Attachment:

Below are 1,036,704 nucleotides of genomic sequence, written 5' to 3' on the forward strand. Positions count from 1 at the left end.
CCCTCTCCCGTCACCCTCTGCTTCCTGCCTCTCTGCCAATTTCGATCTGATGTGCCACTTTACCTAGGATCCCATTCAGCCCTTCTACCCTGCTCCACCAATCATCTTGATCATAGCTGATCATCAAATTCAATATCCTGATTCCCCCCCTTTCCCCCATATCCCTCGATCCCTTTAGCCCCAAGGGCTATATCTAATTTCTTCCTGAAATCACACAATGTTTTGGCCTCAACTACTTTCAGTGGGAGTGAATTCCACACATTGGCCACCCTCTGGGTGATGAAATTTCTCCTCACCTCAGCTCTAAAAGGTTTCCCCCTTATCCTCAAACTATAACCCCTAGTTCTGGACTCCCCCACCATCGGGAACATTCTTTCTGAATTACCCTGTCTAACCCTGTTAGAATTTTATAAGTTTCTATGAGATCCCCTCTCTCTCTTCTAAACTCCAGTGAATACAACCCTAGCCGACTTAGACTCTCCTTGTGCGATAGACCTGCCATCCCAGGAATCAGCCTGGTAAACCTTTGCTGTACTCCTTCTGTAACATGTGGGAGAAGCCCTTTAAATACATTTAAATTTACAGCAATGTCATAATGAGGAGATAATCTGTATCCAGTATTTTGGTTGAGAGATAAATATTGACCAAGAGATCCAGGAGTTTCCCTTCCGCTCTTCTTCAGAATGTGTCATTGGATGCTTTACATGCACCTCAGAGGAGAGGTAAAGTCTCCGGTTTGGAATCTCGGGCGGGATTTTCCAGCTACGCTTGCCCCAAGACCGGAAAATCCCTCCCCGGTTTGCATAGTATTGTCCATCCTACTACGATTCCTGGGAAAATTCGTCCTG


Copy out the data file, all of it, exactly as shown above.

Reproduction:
Below are 1,036,704 nucleotides of genomic sequence, written 5' to 3' on the forward strand. Positions count from 1 at the left end.
CCCTCTCCCGTCACCCTCTGCTTCCTGCCTCTCTGCCAATTTCGATCTGATGTGCCACTTTACCTAGGATCCCATTCAGCCCTTCTACCCTGCTCCACCAATCATCTTGATCATAGCTGATCATCAAATTCAATATCCTGATTCCCCCCCTTTCCCCCATATCCCTCGATCCCTTTAGCCCCAAGGGCTATATCTAATTTCTTCCTGAAATCACACAATGTTTTGGCCTCAACTACTTTCAGTGGGAGTGAATTCCACACATTGGCCACCCTCTGGGTGATGAAATTTCTCCTCACCTCAGCTCTAAAAGGTTTCCCCCTTATCCTCAAACTATAACCCCTAGTTCTGGACTCCCCCACCATCGGGAACATTCTTTCTGAATTACCCTGTCTAACCCTGTTAGAATTTTATAAGTTTCTATGAGATCCCCTCTCTCTCTTCTAAACTCCAGTGAATACAACCCTAGCCGACTTAGACTCTCCTTGTGCGATAGACCTGCCATCCCAGGAATCAGCCTGGTAAACCTTTGCTGTACTCCTTCTGTAACATGTGGGAGAAGCCCTTTAAATACATTTAAATTTACAGCAATGTCATAATGAGGAGATAATCTGTATCCAGTATTTTGGTTGAGAGATAAATATTGACCAAGAGATCCAGGAGTTTCCCTTCCGCTCTTCTTCAGAATGTGTCATTGGATGCTTTACATGCACCTCAGAGGAGAGGTAAAGTCTCCGGTTTGGAATCTCGGGCGGGATTTTCCAGCTACGCTTGCCCCAAGACCGGAAAATCCCTCCCCGGTTTGCATAGTATTGTCCATCCTACTACGATTCCTGGGAAAATTCGTCCTG